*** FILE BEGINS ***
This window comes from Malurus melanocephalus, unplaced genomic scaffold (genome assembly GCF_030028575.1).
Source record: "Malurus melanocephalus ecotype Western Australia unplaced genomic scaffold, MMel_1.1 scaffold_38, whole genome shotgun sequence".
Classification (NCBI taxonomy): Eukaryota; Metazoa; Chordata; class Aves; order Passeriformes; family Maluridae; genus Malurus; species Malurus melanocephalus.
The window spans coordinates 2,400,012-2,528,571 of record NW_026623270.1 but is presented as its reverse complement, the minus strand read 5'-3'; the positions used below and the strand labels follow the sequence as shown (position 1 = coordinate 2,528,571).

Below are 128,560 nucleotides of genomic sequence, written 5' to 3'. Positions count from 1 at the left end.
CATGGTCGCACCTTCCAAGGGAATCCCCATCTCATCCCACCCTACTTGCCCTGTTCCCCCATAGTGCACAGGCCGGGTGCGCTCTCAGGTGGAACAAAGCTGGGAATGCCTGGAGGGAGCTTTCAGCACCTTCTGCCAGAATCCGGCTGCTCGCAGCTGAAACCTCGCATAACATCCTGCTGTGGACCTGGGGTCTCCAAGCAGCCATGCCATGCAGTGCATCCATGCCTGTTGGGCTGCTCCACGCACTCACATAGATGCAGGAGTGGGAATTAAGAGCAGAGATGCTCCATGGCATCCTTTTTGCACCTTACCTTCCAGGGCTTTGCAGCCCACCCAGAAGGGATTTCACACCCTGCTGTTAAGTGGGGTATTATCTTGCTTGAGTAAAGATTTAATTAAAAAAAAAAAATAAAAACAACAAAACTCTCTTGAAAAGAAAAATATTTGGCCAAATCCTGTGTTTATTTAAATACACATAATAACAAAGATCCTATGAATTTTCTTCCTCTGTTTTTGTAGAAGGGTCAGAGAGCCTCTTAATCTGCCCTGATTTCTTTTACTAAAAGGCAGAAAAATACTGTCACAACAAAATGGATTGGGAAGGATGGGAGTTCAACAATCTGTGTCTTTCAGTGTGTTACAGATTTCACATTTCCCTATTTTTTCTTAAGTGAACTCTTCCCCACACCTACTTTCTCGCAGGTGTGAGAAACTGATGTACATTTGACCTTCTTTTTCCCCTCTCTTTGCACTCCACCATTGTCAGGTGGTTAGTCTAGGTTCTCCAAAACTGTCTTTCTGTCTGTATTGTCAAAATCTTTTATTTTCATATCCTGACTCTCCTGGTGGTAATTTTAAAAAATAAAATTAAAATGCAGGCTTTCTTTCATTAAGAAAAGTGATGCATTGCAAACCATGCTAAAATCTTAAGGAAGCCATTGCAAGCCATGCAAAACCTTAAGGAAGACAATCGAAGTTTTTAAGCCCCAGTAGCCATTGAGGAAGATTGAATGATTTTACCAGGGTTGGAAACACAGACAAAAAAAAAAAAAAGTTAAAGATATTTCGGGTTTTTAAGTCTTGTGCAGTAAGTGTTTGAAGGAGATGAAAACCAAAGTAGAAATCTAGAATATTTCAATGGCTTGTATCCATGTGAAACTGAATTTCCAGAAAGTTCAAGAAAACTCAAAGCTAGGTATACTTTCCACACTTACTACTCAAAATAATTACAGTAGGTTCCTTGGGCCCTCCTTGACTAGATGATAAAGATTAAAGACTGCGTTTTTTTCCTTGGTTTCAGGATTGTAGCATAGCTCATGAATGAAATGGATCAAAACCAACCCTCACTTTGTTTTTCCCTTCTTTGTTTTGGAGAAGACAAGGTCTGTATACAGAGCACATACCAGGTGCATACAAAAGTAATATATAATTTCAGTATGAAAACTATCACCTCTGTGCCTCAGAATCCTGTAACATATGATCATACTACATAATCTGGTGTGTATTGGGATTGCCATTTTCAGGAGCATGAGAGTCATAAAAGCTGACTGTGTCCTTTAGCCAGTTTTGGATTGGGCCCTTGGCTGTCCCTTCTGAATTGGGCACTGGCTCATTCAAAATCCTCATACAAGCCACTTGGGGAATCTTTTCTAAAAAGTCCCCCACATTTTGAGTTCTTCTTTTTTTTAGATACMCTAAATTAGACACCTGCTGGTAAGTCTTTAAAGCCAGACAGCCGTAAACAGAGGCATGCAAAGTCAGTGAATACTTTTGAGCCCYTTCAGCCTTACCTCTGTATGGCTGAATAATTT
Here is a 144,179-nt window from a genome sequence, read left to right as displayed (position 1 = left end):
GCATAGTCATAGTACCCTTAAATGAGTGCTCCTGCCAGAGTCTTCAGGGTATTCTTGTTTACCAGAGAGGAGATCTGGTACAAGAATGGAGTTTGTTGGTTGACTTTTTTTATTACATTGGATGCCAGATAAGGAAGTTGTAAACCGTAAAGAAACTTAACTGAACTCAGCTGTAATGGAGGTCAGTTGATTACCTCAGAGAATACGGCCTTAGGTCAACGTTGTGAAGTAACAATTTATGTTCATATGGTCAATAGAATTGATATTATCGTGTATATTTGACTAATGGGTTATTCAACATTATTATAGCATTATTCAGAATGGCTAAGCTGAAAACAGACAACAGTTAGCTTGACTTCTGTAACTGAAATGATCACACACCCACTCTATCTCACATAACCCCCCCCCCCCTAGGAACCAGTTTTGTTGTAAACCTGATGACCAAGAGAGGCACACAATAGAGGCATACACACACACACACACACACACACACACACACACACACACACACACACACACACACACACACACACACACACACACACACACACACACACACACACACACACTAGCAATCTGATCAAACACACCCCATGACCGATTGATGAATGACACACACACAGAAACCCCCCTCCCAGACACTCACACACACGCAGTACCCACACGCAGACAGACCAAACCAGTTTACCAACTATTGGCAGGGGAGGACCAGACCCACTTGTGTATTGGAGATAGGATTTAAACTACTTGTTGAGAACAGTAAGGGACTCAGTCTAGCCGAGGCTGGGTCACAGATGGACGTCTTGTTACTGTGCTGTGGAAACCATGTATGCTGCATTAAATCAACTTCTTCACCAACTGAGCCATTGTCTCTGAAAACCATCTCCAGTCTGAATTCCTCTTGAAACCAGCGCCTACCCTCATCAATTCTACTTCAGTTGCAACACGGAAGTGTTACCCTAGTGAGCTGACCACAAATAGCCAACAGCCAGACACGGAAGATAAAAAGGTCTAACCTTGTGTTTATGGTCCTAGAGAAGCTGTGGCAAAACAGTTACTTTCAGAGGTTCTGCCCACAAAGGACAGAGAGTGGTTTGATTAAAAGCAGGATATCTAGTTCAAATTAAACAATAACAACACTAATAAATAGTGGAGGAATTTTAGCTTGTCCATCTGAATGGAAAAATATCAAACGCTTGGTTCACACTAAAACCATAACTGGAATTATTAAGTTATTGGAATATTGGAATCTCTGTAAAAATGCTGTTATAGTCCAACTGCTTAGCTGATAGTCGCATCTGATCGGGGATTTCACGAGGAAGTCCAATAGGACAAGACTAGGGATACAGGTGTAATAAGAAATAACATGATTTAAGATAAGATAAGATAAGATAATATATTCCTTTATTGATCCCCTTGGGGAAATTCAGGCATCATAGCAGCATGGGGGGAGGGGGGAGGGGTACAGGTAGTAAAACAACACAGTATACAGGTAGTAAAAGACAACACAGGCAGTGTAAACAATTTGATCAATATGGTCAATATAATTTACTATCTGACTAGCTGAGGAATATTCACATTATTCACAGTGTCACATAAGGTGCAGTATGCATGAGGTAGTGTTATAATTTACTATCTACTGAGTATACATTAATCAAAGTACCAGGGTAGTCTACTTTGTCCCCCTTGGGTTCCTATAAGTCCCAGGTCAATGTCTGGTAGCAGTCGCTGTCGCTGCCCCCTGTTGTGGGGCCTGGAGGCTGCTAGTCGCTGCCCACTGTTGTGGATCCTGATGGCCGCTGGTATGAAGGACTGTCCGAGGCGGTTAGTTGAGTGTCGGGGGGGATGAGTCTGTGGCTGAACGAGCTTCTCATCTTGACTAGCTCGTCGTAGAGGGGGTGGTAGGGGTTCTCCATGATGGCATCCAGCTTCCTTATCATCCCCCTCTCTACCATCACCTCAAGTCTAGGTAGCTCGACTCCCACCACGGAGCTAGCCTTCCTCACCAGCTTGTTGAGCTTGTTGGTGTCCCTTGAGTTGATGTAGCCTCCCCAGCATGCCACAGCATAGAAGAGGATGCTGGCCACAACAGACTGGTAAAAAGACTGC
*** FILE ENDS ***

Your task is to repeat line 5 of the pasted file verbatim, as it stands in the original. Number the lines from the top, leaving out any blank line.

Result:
Below are 128,560 nucleotides of genomic sequence, written 5' to 3'. Positions count from 1 at the left end.